» Archive for 27 June 2010
No, this is not a Chinese equivalent to Twilight. This is Komi, an “Uber-Internet Beauty” 网络超强美女. In case you weren’t aware, big, round eyes, with their giant irises and enormous pupils glinting with anime shine, white skin, pointy almond chin, and pursed rosebud lips are ke’ai, cute. They are cute that has crossed to the other side. Thus, the “Post 90s” generation strikes fear in me. And Komi’s photos caught my eye in the sidebar of some Chinese web portal, a bizarre consequence of the social/technology machine driving self-photography. What were the many stages of production that created this photo, what contributes to the collective failure in recognizing the disturbing nature of this image? (more…)
The North Korean pavilion at the Shanghai World’s Fair was inspiring, but last week I discovered the Mansudae Art Museum in 798 just across from Pace Beijing. The current signage in 798 can’t be missed, and although a stop in to this spacious museum might cause most visitors to smirk at its “kitschy” socialist realist oils and statues with chiseled, idealized proletariat features, there were some artistic treasures within after all. The museum itself seems to be privately funded by one of the DPRK’s most enterprising cultural firms, the Mansudae Art Studio, whose “overseas projects” division is responsible for other monumental statues across Africa, including the controversial Senegalese “African Renaissance.” Look for the Mansudae Museum underneath the book-bearing youth astride a winged horse and crowning an enormous faux-brick pedestal.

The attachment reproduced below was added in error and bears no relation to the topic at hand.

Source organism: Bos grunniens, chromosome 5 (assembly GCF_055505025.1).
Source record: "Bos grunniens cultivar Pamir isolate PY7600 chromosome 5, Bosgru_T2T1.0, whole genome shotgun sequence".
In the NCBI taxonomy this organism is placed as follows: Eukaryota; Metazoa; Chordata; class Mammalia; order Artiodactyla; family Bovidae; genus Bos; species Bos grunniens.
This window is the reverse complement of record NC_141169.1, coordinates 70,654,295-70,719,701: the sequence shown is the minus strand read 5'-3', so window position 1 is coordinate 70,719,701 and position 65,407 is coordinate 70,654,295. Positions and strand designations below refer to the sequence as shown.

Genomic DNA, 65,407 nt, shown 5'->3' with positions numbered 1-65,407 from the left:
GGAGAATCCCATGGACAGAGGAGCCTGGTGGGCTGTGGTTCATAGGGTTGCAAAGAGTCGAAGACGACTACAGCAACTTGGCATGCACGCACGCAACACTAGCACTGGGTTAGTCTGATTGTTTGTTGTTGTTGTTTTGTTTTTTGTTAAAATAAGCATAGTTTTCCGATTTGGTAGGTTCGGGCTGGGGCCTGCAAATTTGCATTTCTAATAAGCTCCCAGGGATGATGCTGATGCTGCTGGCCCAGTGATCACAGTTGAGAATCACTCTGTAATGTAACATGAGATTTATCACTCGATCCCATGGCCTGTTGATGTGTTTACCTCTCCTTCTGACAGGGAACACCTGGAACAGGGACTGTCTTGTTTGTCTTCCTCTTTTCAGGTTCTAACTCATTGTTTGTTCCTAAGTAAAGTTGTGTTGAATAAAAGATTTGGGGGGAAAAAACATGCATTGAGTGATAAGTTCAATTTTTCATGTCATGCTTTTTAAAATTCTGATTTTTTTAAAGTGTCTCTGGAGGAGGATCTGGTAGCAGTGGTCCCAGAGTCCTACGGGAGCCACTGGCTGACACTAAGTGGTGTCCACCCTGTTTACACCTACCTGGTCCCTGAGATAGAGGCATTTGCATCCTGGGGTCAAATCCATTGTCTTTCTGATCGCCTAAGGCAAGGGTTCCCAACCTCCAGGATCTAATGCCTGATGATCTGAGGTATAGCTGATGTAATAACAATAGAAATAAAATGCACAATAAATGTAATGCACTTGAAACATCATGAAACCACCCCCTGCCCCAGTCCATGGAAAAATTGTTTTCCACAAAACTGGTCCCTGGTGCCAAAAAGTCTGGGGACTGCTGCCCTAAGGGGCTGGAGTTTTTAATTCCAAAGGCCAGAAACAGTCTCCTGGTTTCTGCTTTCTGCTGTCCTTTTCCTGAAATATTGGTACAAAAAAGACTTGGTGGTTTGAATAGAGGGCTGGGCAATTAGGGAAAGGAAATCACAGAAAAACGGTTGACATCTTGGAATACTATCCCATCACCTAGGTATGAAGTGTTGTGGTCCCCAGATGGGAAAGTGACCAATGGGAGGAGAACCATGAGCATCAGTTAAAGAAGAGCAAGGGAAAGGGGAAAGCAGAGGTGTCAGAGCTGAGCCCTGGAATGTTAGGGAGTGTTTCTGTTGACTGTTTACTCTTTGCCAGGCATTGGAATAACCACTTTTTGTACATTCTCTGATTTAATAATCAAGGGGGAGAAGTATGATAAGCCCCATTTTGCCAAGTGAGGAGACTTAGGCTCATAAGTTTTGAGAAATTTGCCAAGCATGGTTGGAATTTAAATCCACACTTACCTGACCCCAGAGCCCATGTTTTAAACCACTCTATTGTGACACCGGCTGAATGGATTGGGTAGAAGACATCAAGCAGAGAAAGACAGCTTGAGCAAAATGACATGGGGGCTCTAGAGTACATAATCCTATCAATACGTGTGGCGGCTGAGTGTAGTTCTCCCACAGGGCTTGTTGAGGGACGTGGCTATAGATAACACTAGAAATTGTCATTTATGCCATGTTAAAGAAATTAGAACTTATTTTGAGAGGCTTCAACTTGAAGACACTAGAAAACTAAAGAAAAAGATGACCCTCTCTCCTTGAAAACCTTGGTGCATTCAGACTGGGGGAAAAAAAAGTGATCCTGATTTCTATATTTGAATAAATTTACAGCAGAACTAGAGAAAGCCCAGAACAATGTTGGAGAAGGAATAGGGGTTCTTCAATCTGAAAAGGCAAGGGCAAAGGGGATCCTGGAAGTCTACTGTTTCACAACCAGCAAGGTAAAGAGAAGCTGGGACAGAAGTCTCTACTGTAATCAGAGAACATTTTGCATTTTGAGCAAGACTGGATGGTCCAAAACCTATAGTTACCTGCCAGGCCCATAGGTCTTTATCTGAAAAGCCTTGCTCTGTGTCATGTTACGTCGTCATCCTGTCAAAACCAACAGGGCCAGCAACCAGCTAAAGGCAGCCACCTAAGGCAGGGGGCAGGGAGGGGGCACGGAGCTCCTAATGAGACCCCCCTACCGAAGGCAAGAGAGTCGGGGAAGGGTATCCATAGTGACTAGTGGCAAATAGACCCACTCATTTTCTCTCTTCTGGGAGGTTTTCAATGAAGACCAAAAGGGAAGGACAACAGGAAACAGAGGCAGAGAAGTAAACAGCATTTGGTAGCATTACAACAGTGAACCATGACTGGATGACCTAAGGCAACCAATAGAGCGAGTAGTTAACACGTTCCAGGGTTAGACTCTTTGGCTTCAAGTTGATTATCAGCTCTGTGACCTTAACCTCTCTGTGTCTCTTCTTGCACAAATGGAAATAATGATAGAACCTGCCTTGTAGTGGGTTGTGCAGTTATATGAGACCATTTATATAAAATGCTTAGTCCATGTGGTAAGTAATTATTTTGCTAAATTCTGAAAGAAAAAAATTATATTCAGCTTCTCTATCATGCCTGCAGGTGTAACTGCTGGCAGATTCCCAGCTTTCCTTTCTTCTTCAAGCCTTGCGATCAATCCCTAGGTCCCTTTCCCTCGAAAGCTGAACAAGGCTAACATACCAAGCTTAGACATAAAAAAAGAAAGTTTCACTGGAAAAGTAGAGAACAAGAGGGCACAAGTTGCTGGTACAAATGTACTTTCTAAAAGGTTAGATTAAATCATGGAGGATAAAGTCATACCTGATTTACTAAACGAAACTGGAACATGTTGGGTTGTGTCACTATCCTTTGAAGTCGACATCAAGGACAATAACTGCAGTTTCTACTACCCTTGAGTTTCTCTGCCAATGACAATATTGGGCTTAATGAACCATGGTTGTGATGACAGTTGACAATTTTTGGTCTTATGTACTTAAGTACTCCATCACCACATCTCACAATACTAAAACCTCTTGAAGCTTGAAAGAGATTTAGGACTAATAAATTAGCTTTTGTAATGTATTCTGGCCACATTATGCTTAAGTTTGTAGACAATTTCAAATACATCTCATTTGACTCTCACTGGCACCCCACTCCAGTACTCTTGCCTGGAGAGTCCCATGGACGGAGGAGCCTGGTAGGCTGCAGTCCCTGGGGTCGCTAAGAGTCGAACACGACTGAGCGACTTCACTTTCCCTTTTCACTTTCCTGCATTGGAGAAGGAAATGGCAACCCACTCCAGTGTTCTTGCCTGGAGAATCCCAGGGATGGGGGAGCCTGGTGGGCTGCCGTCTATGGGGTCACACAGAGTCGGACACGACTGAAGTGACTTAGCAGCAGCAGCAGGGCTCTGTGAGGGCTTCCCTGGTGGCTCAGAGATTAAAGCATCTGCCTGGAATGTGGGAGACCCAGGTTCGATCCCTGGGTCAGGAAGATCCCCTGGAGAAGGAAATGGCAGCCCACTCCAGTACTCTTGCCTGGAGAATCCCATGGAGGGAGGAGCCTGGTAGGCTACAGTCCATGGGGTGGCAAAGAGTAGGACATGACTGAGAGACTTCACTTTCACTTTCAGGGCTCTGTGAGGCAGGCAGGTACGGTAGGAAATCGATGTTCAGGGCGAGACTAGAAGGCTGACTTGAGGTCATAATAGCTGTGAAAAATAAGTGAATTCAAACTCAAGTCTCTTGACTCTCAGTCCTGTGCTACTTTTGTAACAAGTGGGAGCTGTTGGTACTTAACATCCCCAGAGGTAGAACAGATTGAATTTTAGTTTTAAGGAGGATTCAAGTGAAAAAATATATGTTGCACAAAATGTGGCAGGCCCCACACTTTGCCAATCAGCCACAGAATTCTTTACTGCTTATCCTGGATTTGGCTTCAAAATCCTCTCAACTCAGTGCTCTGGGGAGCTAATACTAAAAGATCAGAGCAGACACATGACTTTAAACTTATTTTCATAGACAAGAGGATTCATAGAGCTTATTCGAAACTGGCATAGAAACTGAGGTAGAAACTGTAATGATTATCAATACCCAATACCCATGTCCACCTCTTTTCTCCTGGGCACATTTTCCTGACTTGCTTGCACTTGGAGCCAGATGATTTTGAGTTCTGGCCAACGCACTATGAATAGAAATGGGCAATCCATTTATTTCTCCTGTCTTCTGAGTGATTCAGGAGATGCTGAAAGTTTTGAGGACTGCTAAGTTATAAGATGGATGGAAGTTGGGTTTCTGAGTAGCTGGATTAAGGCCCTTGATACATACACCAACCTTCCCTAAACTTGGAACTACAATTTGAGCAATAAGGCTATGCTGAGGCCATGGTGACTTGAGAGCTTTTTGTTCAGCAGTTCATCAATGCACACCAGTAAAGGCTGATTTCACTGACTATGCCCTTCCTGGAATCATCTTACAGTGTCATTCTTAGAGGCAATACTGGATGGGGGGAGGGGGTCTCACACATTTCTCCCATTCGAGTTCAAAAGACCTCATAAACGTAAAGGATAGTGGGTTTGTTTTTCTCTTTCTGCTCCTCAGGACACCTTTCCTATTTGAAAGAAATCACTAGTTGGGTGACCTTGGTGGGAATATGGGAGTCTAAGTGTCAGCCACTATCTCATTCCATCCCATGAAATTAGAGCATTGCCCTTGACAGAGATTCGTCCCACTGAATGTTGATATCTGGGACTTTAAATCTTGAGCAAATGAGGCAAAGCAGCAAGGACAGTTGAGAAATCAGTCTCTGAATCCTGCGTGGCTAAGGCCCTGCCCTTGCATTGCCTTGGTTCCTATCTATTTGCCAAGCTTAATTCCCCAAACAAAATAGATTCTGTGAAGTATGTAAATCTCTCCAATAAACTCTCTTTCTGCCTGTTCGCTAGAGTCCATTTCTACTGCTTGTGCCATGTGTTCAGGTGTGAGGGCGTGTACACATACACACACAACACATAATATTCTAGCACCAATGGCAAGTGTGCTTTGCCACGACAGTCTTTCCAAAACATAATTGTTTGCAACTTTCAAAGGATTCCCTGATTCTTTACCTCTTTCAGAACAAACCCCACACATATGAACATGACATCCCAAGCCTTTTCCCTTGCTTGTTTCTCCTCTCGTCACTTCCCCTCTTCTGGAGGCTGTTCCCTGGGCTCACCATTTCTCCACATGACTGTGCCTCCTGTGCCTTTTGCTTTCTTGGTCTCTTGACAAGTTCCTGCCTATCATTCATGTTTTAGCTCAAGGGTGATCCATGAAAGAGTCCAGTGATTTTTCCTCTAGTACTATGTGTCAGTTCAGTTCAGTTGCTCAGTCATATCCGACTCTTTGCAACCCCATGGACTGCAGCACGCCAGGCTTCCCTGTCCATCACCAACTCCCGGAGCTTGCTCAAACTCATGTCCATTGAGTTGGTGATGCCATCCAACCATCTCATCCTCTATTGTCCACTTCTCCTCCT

Deferring comment on the works themselves, and not knowing enough about the context in which they arrived in China’s most prominent arts district, I’d rather tell you about my joyous discovery of other art within––DPRK stamps! While “Korean jewel painting” and the realist ink and wash landscapes depicting craggy mountains might not appeal to Western tastes, I don’t know who could resist the wonderfully rendered ratus norvegicous found on the pleasingly designed “Rodents” sheet of stamps.
Amidst political themes fawning on the P.R.C. (a plethora of stamps depict Mao Zedong, Zhou Enlai, and more recent visits by the “dear Leader” to China), there was also a fascinating visual interpretation of the “History of the Earth” in which the planet swells like a bubble, and a equally reality-bending 1997 skyline view of Hong Kong, surely a commemoration of her return to Chinese rule. Mushrooms and alpine life sit high on the list of muses for DPRK philatelic society artists, and in the small books for sale inside the museum (13-31RMB), you can find their issue date in both the Western calendar, and in the Juche year (0 = 1912, the year of Kim Il-sung’s birth).